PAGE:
U.K. Markets Rally in First Full Trading Day After Brexit Deal
(Bloomberg) -- Investors poured into U.K. markets on the first full day of trading since a Brexit deal ended years of uncertainty weighing over the nation’s economic future.
The pound climbed, the FTSE 100 Index rose the most in nearly two months and long-dated sterling corporate bonds led peers on Tuesday. Investors are mostly casting aside concerns for now about the agreement, which won’t extend to the financial industry or the U.K.’s critical services sector.
It was the first market open for U.K. stocks and bonds since Britain and the European Union finalized their future trade relationship on Thursday, avoiding the risk of a chaotic divorce this week. Confidence across markets was also spurred by an agreement on U.S. stimulus.
“I would expect U.K. assets to outperform and the pound too, although the deficiencies of the deal are being highlighted by everyone,” said Mark Nash, head of fixed income alternatives at Jupiter Asset Management.
A trade deal avoided a worst-case scenario for the U.K. economy, which would have subjected it to World Trade Organization terms and knocked around 1.5% off gross domestic product next year, according to Bloomberg Economics.
The relief on Tuesday was palpable. The FTSE 100 Index climbed as much as 2.7% in London as the U.K. stock market reopened after the Christmas break, poised for its highest close in almost nine months.
The U.K. has been the worst performer among major equity markets since the 2016 Brexit referendum. For investors who have steered clear of the country’s shares, cheapness may appeal as value stocks are forecast to shine in the coming year.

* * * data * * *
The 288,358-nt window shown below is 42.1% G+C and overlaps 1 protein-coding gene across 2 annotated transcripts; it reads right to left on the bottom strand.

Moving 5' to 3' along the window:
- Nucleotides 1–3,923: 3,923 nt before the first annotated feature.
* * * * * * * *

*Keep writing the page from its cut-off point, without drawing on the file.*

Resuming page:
“A trade deal gives us more confidence in our bullish view on U.K. equities,” UBS Group AG strategists led by Nick Nelson wrote in a note, forecasting the FTSE 100 will end 2021 at 7,200, or about 11% higher than its last close.
Outperformers included outsourcing firms such as Capita Plc and Babcock International Group Plc, landlords including British Land Co. Plc, and insurers Aviva Plc and Legal & General Group Plc. Travel shares also climbed, with TUI AG up as much as 11%, while lenders such as Lloyds Banking Group Plc lagged.
The pound briefly led peers to climb as much as 0.5% to $1.3523, before paring gains. While the currency has steadily clawed back ground in recent months, the recovery leaves it well off the $1.50 level seen before the Brexit vote. The country is still facing a spike in Covid-19 cases and a grim economic outlook.
Toronto-Dominion Bank remains in the “sell-the-rallies camp” and sees the currency declining toward $1.30, according to Ned Rumpeltin, its European head of foreign-exchange strategy.
Signs of caution are also flashing from the government bond market. Gilts rallied, sending two-year yields to a fresh record low and benchmark rates down by as much as five basis points.
“The market is not satisfied with the Brexit deal,” said Althea Spinozzi, a fixed-income strategist at Saxo Bank A/S. “We might see yields falling further because of a mixture of a not-so-great Brexit deal, a rise in coronavirus cases and the upcoming prolonged recession.”
Long-dated sterling notes also climbed the most in the European corporate bond market on Tuesday, boosted by the slump in gilt yields. A 2117-dated note by the University of Oxford and a 2052 issue by Southern Water saw the biggest price jumps among interest rate-sensitive long bonds.
Simon Harvey, a foreign-exchange analyst at Monex Europe, said markets are still trying to decide how to price U.K. assets.
“Having to do so with thin liquidity conditions means that it is like trying to hit a moving target,” he said. “I don’t think we will really see the true post-Brexit level until markets fully return on Jan. 4.”
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